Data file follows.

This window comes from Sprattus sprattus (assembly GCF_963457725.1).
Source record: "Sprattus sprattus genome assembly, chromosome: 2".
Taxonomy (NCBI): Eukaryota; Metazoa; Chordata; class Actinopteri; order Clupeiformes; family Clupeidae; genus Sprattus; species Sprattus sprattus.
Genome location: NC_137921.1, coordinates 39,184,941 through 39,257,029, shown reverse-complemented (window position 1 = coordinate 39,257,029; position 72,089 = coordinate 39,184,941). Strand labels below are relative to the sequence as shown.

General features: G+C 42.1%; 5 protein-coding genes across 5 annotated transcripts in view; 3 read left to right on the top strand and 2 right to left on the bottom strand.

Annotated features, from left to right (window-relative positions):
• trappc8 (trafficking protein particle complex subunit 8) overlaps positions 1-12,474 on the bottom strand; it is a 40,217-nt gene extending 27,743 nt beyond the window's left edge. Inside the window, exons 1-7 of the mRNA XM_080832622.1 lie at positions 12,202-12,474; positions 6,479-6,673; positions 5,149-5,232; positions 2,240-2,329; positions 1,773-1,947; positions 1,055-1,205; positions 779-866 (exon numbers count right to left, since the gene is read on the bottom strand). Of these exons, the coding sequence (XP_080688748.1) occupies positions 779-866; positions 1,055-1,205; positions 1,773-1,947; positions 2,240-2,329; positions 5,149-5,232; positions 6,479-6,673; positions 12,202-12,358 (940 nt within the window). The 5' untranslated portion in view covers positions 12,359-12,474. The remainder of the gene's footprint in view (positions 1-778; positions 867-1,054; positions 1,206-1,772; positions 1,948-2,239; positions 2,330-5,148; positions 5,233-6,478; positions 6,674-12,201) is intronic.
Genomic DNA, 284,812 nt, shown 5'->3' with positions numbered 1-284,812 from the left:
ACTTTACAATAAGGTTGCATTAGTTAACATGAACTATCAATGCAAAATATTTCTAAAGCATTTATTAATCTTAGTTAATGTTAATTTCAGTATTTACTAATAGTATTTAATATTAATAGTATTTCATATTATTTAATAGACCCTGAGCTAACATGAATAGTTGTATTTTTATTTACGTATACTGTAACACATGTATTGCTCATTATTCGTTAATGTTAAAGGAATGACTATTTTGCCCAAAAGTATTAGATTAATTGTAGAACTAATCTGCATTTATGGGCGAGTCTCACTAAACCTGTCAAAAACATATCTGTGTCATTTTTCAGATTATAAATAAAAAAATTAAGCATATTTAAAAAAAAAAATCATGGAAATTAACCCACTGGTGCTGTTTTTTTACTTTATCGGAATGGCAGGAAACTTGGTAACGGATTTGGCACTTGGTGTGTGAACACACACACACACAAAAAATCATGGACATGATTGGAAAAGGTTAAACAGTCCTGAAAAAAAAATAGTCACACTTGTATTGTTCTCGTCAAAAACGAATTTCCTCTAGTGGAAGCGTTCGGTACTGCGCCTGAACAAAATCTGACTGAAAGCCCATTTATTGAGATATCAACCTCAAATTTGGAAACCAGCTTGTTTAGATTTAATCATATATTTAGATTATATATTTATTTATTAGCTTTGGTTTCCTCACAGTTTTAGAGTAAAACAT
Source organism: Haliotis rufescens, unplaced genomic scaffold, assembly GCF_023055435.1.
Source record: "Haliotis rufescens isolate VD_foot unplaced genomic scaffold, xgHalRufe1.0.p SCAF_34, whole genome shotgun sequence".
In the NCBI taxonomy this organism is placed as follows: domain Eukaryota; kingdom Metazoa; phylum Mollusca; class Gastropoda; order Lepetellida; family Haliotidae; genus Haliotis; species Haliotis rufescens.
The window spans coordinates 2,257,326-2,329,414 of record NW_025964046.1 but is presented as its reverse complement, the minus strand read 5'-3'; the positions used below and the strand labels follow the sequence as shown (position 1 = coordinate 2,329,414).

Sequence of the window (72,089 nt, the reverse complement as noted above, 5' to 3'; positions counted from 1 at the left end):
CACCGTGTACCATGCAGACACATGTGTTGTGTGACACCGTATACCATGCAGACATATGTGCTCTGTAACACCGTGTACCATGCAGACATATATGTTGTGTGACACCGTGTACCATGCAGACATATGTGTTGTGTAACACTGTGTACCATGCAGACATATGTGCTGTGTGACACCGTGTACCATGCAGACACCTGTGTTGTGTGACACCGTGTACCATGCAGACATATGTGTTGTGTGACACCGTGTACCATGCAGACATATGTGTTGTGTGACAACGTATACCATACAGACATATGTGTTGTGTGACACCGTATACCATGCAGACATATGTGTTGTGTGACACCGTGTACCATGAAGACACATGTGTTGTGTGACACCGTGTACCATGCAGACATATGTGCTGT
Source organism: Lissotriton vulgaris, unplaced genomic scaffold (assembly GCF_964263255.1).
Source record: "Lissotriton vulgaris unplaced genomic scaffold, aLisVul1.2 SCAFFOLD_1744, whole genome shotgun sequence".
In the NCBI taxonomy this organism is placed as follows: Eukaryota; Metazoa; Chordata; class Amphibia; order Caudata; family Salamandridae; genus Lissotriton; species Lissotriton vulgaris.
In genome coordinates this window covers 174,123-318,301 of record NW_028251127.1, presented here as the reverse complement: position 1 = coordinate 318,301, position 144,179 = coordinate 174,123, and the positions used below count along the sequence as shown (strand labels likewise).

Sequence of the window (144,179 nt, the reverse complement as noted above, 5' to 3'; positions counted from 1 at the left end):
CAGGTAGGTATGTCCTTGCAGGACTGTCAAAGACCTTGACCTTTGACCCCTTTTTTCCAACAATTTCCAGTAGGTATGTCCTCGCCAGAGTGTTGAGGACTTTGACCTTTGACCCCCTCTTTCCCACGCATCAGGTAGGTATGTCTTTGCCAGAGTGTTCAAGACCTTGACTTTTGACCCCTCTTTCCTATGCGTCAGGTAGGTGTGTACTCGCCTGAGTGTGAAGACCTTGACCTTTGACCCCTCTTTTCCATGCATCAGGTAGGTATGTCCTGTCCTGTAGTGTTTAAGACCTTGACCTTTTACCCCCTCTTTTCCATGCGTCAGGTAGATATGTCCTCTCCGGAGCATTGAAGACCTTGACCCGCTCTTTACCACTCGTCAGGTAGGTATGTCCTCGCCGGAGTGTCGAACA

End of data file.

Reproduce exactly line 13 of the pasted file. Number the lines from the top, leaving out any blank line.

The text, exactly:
The window spans coordinates 2,257,326-2,329,414 of record NW_025964046.1 but is presented as its reverse complement, the minus strand read 5'-3'; the positions used below and the strand labels follow the sequence as shown (position 1 = coordinate 2,329,414).